Nearby, a no less charming character, Jep Gambardella (Toni Servillo), walks by the river in one of the most iconic scenes of Paolo Sorrentino’s The Great Beauty, the acclaimed 2013 film highlighting the decadence and frivolity of Rome’s contemporary upper class.
With the Tiber’s stunning bridges in the background, Gambardella’s lines echo: “I didn’t want to be simply a socialite, I wanted to become the king of socialites. I didn’t just want to attend parties, I wanted to have the power to make them fail.”
The Oscar-winning movie begins with a view of Rome from the Janiculum hill, the top of which is dominated by the Acqua Paola fountain. You can reach it by walking through the Trastevere neighbourhood from the Tiber and making your way up the hill behind.
Before lunch, it’s worth swinging by Via Dandolo, which director Nanni Moretti zips along on his Vespa in a 1993 film beloved by Romans: Dear Diary. In 1849, the battle against the French that marked the end of Mazzini and Garibaldi’s Roman Republic took place here — mentioned by Moretti as he whizzes by.
From here, head towards Scarpone, a traditional Roman restaurant in the Monteverde neighbourhood, for a bowl of paccheri all’amatriciana or carciofi alla romana for lunch. En route you’ll pass by 45 Via Giacinto Carini, where the Italian director Pier Paolo Pasolini lived.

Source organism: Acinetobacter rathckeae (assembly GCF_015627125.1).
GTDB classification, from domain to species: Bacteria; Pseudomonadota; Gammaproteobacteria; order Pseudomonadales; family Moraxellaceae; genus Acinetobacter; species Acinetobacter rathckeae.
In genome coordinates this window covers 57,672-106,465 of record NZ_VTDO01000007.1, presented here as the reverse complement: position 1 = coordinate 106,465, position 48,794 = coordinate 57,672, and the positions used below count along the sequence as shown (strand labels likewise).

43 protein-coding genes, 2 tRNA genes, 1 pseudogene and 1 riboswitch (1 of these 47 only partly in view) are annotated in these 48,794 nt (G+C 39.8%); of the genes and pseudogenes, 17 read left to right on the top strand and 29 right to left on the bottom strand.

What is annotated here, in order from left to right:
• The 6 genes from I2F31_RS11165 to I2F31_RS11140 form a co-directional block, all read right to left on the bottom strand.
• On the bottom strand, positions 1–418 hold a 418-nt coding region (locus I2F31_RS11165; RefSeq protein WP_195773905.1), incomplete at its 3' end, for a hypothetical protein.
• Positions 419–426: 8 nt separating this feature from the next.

After lunch, walk a few steps from the restaurant for some fresh air at beautiful Villa Pamphili, the largest landscaped public park in Rome. Here, Franco-Italian director Valerio Mieli, in his 2018 film Ricordi? (Remember?), tells a love story that intertwines the memories of an unnamed couple at different points in their lives. Among the pine trees, they meet again after they have broken up.
Take your time to stroll back down to central Rome and explore the Testaccio neighbourhood for the final part of our cinematic tour. Ignorant Fairies, Ozpetek’s Italian Golden Globe-winning bittersweet comedy about friendship and homosexuality, is set here.
In the film, the world of Antonia (Margherita Buy) is turned upside down when her husband dies in a car accident — and she soon discovers that he was leading a double life. Ozpetek showcases his neighbourhood, which is one of the few central areas still considered truly authentic by locals.
While in the area, head to Mercato di Testaccio for Roman street food accompanied by a glass of wine or a spritz. For more a more substantial meal, go to Checchino dal 1887, a family-run restaurant known for local specialities such as coda alla vaccinara, an oxtail stew often found in the trattorie of Testaccio.
But the film tour isn’t over yet. Just outside the trattoria is the setting for a scene from Big Deal on Madonna Street, the film that launched a glorious strand of Italian comedy. The scene shows a clumsy attempt by Cosimo (Memmo Carotenuto) to steal a woman’s purse. The 1958 caper, directed by Mario Monicelli, is considered a masterpiece of Italian cinema.
Additional reporting by Chiara Sgreccia and Fadi Musa